Publishing has become a sensationalized industry. Journalists love to write about the death of the business, while those of us in it know it’s a multi-billion dollar industry that’s doing just fine, thanks.
Big stories consume the media cycle: the million dollar advance! the 18-year-old who secures a big publishing deal! and lastly, the overnight success!
The overnight success is something that sounds great in theory, but deep down writers know it’s a publishing unicorn.
Things like honing your craft, writing a novel over the course of many years, and having a quiet publishing story are the backbone of this business. It’s hard for publishing to get out front of stories because there are so few that blow up and the majority of books are average sellers.
Thinking about Mark Zuckerberg’s book club has most recently perpetuated this myth. Some call it the second coming of the Oprah book club, but no matter what it’s going to move some copies. Whenever a tastemaker or someone in a position of power selects a book to promote (like California by Edan Lepucki) publishers can only react. Publicists are some of the hardest working people in publishing, doing everything they can to get their books noticed. But as soon as someone in that position taps a book as ‘one to read’ things get moving.
There is no rhyme or reason for when many books blow up. If there was a formula, us lit agents would know about it already. Which means there isn’t any tips I can give you to fast-track yourself to success. But we can try to unpack the times it’s happened.
What ‘overnight success stories’ have in common:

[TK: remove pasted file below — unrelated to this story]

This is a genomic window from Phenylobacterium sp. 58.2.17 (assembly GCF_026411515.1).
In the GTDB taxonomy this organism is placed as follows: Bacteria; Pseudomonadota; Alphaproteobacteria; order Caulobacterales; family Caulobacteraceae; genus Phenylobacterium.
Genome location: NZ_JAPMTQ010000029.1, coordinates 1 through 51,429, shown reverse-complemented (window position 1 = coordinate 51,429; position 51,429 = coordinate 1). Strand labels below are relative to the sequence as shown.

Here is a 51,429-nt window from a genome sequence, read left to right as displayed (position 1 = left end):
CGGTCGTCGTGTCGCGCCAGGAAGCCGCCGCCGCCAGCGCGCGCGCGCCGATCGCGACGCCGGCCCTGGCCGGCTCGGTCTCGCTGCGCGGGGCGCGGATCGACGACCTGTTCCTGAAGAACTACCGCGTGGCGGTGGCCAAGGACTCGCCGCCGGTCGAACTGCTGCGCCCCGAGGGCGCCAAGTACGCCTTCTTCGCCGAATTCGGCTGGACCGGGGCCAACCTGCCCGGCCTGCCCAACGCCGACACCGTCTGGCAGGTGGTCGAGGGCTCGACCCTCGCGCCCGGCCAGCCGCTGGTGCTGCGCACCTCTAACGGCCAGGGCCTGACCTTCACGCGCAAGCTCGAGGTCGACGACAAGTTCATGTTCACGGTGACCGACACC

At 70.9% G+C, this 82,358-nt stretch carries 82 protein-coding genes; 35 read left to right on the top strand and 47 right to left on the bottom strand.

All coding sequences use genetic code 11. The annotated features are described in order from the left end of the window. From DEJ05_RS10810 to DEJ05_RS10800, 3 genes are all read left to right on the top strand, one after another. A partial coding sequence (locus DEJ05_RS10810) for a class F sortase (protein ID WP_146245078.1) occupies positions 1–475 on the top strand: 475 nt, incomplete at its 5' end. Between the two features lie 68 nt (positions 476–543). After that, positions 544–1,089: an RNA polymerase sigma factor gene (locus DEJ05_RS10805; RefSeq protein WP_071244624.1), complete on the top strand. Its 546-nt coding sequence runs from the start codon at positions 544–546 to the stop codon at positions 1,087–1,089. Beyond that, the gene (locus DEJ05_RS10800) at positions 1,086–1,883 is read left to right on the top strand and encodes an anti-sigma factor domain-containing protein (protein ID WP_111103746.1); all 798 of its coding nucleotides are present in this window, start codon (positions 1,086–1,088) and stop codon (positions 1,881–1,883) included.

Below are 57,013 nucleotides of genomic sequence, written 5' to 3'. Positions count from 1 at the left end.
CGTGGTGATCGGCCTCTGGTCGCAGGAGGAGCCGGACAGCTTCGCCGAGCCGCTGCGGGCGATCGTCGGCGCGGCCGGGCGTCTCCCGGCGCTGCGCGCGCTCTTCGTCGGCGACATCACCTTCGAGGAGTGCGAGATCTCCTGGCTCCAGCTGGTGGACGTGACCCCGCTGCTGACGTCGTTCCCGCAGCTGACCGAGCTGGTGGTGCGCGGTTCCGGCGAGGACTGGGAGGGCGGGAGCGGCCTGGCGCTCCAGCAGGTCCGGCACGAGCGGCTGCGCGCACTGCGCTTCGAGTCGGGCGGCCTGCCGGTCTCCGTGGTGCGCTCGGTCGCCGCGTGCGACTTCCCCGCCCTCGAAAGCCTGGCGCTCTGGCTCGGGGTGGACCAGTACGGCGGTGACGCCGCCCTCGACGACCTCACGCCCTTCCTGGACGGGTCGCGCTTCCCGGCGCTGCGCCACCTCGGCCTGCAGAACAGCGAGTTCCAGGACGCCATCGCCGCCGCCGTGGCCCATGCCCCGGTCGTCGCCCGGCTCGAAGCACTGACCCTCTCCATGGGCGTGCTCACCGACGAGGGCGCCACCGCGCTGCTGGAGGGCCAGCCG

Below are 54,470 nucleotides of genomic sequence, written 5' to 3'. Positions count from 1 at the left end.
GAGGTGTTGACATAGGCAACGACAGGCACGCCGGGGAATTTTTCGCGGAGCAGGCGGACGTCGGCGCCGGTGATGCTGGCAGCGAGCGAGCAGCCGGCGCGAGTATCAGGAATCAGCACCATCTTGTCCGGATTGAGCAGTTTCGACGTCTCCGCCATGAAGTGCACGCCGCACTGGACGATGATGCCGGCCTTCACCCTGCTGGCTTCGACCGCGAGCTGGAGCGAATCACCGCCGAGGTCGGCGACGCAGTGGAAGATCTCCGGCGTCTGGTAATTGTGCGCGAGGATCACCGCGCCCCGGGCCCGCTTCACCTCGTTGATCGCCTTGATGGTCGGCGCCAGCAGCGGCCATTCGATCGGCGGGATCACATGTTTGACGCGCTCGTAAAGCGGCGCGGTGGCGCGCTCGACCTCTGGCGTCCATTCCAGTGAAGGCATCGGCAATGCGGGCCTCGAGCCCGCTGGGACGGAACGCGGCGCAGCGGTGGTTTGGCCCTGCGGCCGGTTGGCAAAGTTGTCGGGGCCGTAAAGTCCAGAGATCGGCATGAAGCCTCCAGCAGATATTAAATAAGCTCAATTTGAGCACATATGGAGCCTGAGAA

-They touch a nerve. Sometimes it’s cultural, political, business, or social–but whatever it is, it has its finger on something. (i.e. Battle Hymn of the Tiger Mother)
-They fill a gap in the market. The most common case of a book being highly successful is when it does something that no other book has. That’s why books like Station Eleven, The Age of Miracles and The Night Circus did so well. They take our world and put a twist on it: fantasy, magical realism, sci fi. This is the touchstone of many non fiction successes too like 2014’s breakout cookbook Thug Kitchen.
-They’re not always well-written, but they have other highly redeeming qualities. It’s not always The Goldfinch-type books that take off. Sometimes they aren’t the highest breed of literature, but what they lack, they make up for in other areas like character or plot. (i.e. 50 Shades of Grey)
-They tap a market that reads and has money to spend on books. It’s one thing to write a good book, it’s another to make sure it finds readers. And readers that have disposable incomes or a purpose to buy something. A market like the graduation sector is a big one. That’s one of the reasons The Opposite of Loneliness took off in 2014.
-Sometimes they set trends, and sometimes they’re the first to follow–but they’re never the last. New Adult is an interesting case study since we have some space since it took off in 2012. The first few authors continue to be the best selling. (i.e. Cara Carmack)
-They are never the author’s first book. Whether it’s your first book or your fifth, books that have been hiding in your drawer or published, the breakout book is almost never the first book you write. (i.e. Gone Girl)
Q: What keeps you motivated? The work you’re doing or trying to achieve acclaim?